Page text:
Then disaster. Clive Goodyear tackled John Aldridge inside the area, and the referee pointed to the spot. I stood there is disbelief. He clearly won the ball. I could see that even from where I was, high up in the terrace behind our goal.

Just like Liverpool’s disallowed goal, it was an atrocious decision.

As Aldridge dusted himself off to take the penalty, I stood there frozen. He couldn’t miss, could he? He doesn’t look entirely confident, I thought. He’s going to miss. Go on John. Do us a favour.

Ha! He did.

A weakish shot was saved by Dave “Lurch” Beasent as he flew salmonesque to his left, in so doing becoming the first goalkeeper to save a penalty in a Wembley final.

If I’m honest, the rest of the game was largely a blur. My all time Dons legend Alan Cork, father of Burnley’s Jack, came on to harass their midfield. Then the final whistle went and I openly wept.

BBC commentator John Motson uttered the immortal line, “The crazy gang have beaten the culture club”, but I just wanted to relive the day over and over again.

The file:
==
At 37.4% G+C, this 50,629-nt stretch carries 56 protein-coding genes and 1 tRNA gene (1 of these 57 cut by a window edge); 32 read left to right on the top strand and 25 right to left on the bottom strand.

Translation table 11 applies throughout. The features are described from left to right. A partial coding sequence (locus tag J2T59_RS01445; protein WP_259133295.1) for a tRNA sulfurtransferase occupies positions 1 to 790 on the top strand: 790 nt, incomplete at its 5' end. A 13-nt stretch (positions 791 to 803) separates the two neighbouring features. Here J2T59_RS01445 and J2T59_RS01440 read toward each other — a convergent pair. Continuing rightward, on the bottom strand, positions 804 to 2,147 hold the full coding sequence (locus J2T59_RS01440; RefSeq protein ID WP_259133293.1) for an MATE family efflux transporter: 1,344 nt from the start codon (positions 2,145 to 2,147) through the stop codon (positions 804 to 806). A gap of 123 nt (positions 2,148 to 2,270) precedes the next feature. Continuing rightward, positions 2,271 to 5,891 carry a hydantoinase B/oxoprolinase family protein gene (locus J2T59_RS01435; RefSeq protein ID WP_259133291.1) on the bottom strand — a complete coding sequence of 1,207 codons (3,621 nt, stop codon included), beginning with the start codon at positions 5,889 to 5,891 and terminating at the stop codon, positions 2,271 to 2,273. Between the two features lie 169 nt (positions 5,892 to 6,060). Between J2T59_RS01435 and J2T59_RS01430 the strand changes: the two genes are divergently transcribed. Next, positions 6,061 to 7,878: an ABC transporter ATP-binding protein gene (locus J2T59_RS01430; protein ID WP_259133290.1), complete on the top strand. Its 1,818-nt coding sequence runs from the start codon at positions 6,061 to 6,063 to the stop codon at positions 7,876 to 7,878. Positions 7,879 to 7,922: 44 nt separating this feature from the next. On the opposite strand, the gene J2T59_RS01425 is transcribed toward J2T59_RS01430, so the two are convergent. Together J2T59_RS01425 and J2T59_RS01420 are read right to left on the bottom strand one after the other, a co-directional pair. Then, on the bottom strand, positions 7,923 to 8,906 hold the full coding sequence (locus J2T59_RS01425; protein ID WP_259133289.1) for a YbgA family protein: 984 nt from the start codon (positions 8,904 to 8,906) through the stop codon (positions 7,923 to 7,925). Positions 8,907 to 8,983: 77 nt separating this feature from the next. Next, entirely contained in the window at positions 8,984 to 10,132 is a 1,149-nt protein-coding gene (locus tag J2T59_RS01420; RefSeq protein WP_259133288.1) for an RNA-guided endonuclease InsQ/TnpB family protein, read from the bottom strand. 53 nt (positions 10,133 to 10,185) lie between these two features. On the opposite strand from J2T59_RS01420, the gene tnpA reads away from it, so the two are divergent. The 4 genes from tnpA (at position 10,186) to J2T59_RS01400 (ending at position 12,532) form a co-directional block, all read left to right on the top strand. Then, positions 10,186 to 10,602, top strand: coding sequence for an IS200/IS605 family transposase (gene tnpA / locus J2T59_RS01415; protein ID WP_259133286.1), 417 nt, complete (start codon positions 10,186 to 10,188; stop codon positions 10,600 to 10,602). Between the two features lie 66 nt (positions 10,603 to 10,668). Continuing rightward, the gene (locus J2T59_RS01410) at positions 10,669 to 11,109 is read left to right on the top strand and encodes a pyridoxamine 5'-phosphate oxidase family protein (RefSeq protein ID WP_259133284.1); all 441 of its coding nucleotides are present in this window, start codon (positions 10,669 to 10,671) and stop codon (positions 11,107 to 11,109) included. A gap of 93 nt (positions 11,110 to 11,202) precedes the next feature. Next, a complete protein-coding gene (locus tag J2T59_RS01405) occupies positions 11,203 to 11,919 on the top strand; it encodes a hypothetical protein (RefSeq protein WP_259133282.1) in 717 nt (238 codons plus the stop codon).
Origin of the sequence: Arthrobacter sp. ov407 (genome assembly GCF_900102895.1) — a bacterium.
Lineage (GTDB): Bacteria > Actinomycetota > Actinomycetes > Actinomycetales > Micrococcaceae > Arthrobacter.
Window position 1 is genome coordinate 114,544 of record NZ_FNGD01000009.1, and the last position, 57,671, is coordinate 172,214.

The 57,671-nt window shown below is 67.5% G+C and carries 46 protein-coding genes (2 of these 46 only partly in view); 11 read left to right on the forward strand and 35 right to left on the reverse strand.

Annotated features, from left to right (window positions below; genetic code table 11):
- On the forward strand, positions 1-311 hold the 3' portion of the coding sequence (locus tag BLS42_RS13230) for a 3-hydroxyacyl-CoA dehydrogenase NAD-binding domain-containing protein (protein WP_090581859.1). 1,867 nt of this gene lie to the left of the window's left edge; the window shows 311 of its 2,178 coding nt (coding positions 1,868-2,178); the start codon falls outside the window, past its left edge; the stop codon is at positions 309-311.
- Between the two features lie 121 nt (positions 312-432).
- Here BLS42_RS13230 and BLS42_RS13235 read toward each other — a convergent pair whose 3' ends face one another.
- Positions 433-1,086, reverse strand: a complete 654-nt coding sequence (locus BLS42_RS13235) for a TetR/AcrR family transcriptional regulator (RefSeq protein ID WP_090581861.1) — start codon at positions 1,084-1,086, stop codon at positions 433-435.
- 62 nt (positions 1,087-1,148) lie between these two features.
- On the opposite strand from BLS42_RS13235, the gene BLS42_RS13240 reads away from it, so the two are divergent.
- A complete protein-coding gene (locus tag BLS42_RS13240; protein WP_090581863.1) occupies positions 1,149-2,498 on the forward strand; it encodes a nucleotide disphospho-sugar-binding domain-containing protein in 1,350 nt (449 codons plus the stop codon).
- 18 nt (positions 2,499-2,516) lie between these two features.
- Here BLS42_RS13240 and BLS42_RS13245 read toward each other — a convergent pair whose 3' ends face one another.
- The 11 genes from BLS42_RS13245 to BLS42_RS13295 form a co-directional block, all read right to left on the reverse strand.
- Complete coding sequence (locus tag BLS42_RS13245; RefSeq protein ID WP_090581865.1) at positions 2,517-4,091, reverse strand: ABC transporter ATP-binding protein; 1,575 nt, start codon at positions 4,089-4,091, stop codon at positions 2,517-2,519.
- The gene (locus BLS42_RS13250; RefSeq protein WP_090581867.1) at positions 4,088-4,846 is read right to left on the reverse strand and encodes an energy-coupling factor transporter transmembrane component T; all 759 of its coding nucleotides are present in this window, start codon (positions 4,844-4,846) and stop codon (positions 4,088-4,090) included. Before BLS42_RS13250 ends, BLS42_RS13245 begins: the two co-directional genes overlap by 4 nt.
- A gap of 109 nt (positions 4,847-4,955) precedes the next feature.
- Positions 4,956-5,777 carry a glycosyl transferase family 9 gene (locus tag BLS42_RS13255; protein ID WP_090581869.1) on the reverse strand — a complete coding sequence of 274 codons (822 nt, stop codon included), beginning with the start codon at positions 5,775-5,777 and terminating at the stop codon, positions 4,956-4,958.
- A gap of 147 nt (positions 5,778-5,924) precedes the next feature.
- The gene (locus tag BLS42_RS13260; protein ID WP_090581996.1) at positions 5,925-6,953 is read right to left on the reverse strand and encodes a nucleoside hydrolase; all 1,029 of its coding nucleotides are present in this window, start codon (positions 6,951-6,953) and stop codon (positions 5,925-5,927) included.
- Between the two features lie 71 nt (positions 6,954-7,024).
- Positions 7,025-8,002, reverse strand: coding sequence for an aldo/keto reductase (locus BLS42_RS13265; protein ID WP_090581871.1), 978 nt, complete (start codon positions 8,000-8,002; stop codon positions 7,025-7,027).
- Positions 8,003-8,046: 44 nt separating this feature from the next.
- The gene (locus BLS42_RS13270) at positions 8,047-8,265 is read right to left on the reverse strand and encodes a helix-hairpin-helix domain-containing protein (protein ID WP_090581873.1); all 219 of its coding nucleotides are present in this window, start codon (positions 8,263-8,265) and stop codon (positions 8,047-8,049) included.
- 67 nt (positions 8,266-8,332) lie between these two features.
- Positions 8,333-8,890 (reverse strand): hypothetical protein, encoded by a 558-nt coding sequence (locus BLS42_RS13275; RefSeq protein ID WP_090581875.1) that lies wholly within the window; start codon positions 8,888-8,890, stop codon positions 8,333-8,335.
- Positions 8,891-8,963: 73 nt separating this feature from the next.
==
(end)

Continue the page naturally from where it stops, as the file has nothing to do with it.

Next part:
The aftermath

It was my Mum’s birthday, and my brother-in-law was hosting a party for her. I was excused the early part, well they’d have had an issue if they hadn’t, but I had to return after the game.

Having celebrated with the 30,000 odd Dons fans at Wembley, I made my way home. All the way people congratulated me on our victory. Walking from the station to my brother-in-law’s house cars beeped their horns in celebration, and shouted out the window as they drove by.

It was as if the whole of the UK outside Liverpool wanted us to win.

Happy days!

The present

As I write this, we face a return to Wembley for an FA Cup game. This time it isn’t a final, just Tottenham in a 3rd round game. Just like in 1988 our form is sketchy, and we face a who’s who lineup of world class players. We’ve a strong team spirit, but is this enough to reach the fourth round?

We’ve won at Wembley before, in fact we’re unbeaten there. I’ve already mentioned the 1963 FA Amateur Cup Final. Then there was the 2015/16 League Two Payoff Final, where we beat Plymouth Argyle 2-0. Played three, won three. That’s a record worth perserving.

I’m taking my nephew to his first Wimbledon match, and only his second ever live game. He’s a Liverpool fan – I blame his parents 🙂 Could this be an omen for a repeat of the 1988 performance? If so Wimbledon, please don’t put us through such a mixture of emotions this time.